A protegé of the legendary I.F. Stone in his youth, Hersh rocked the Washington boat again with his 2015 article in the London Review of Books that cited Pakistani and anonymous U.S. sources —that U.S. officials and Pakistani governments, including U.S. Pres. Barack Obama, had disseminated a false version of the 2011 raid on the compound in Abbotabad, Pakistan in which Osama bin Laden was killed. Among the allegations made by Hersh was that the Pakistani intelligence service had been holding bin Laden prisoner since 2006 and that Pakistani officials knew about the raid before it happened. The Central Intelligence Agency and the Obama administration denied the allegations.

Video: The World According to Seymour Hersh, Part 1–Interview with Tarik Ali

Thanks for commenting and sharing.

Coming soon: Whom Can We Trust?–3/3

Whom Can We Trust?–1/3

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How to Find the Trustworthy Sources

You find them the way you find everything else, by doing your homework thoroughly and unhurriedly. There are a lot of sources out there who want to convince you to sign on to their agenda. How do you distinguish them from dispassionate, objective reporters?

A word of warning: The brief paragraph above is filled with quicksand and rip currrents and the odd toothy beastie. It gives the impression of neutrality, but nothing could be farther from the truth. The first source who wants to convert you to his progressive, socialist agenda is me. As for “dispassionate, objective reporters,” being on the front lines of international war and political reporting, seeing death, destruction and injustice day after day does not tend to make a person “dispassionate.”  If they’re proper human beings it makes them passionate.

That said, I don’t really hope to change many minds. Most minds are already made up. Still there’s hope in the long run. Max Planck, one of the world’s great physicists, is reported to have said:

“A new scientific truth does not triumph by convincing its opponents and making them see the light, but rather because its opponents eventually die, and a new generation grows up familiar with it.”

While we’re on the subject of truth seeking, I recently ran across this from James Clear, dropped this jewel on the path in a blog post on Elon Musk, :

“Be wary of the ideas you inherit. Old conventions and previous forms are often accepted without question and, once accepted, they set a boundary around creativity.”

The reporting of reliable, balanced professionals, though scrupulously objective, is still only “objective” from their own point of view, from the subjects they cover to their editorial treatment of them. What is the best we can hope for, then? For me it’s important that they be honest men and women of good will. Then I will listen to them, and ultimately believe them. This is not a rapid process. I have to follow their work over a period of time, and weigh up everything they say, every value judgment they make, every stand they take. Only then do I accord them my trust.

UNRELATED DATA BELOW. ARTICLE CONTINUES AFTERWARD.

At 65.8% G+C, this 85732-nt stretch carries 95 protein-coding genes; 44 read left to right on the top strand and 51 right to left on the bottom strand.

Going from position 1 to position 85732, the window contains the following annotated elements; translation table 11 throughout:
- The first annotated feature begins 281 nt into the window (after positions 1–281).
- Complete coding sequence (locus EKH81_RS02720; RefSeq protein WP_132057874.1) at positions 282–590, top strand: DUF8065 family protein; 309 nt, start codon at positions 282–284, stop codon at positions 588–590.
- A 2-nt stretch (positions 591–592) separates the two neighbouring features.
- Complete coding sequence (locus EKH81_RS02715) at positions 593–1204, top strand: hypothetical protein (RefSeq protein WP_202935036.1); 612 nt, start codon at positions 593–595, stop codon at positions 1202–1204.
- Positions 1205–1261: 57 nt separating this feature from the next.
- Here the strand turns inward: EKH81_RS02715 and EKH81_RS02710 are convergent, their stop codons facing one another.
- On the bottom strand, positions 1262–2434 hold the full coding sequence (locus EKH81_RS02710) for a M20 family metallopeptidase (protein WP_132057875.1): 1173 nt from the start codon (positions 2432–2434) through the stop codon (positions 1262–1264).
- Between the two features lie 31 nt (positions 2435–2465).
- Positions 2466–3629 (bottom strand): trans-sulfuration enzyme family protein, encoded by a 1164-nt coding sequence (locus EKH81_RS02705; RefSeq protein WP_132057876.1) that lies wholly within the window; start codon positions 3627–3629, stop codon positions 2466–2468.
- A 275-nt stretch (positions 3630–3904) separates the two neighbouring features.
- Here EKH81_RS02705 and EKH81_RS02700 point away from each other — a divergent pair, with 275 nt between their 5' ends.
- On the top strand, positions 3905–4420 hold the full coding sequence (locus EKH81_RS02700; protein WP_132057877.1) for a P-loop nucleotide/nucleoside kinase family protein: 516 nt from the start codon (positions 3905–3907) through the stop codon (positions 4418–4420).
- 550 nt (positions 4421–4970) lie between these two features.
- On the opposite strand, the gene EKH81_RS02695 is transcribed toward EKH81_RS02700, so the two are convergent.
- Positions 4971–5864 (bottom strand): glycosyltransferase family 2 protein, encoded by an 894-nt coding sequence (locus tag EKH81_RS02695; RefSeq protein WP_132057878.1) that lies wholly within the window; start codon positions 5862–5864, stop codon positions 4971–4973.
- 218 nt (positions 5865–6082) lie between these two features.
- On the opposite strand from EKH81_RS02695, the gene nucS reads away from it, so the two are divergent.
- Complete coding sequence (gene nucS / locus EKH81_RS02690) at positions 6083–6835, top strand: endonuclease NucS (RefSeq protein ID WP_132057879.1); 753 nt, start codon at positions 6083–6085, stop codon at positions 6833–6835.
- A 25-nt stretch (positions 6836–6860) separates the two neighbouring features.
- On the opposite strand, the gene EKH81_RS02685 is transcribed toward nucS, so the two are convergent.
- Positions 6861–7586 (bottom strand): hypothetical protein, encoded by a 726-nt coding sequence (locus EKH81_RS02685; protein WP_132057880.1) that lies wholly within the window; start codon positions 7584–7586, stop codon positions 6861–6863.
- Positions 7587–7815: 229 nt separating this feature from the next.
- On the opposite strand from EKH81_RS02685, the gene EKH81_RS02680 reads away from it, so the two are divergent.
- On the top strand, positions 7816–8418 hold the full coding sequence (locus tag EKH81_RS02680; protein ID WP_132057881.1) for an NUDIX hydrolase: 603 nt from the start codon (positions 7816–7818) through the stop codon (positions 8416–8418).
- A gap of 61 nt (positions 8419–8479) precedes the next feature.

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My List of Trustworthies

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Robert Fisk

fisk2Robert Fisk, for me, is the ultimate Middle East source, but not only that. He has an acute sense of history, on which he has written books. From  1971-75 he covered Belfast for The Times.

Fisk, born in Kent, UK in 1946 and with a PhD in politics from Trinity College, Dublin, has lived and worked as a correspondent in the Arab world for 40 years and covered Lebanon, five Israeli invasions, the Iran-Iraq war, the Soviet invasion of Afghanistan, the Algerian civil war, Saddam Hussein’s invasion of Kuwait, the Bosnian and Kosovo wars, the American invasion and occupation of Iraq and the 2011 Arab revolutions.  He has impeccable connections all over the Middle East and further afield. He currently is based in Beirut and reports for The Independent since 1989. He has written best-selling books on the Middle East, including Pity the Nation and The Great War for Civilisation.

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Noam Chomsky

by Christian Garland in the International Encyclopedia of Revolution and Protest

Noam Chomsky is a US political theorist and activist, and institute professor of linguistics at the Massachusetts Institute of Technology (MIT). Besides his work in linguistics, Chomsky is internationally recognized as one of the most critically engaged public intellectuals alive today. Chomsky continues to be an unapologetic critic of both American foreign policy and its ambitions for geopolitical hegemony and the neoliberal turn of global capitalism, which he identifies in terms of class warfare waged from above against the needs and interests of the great majority.

Chomsky is also an incisive critic of the ideological role of the mainstream corporate mass media, which, he maintains, “manufactures consent” toward the desirability of capitalism and the political powers supportive of it.

Website: http//chomsky.info

Thanks for commenting and sharing.

Coming soon: Whom Can We Trust?–2/3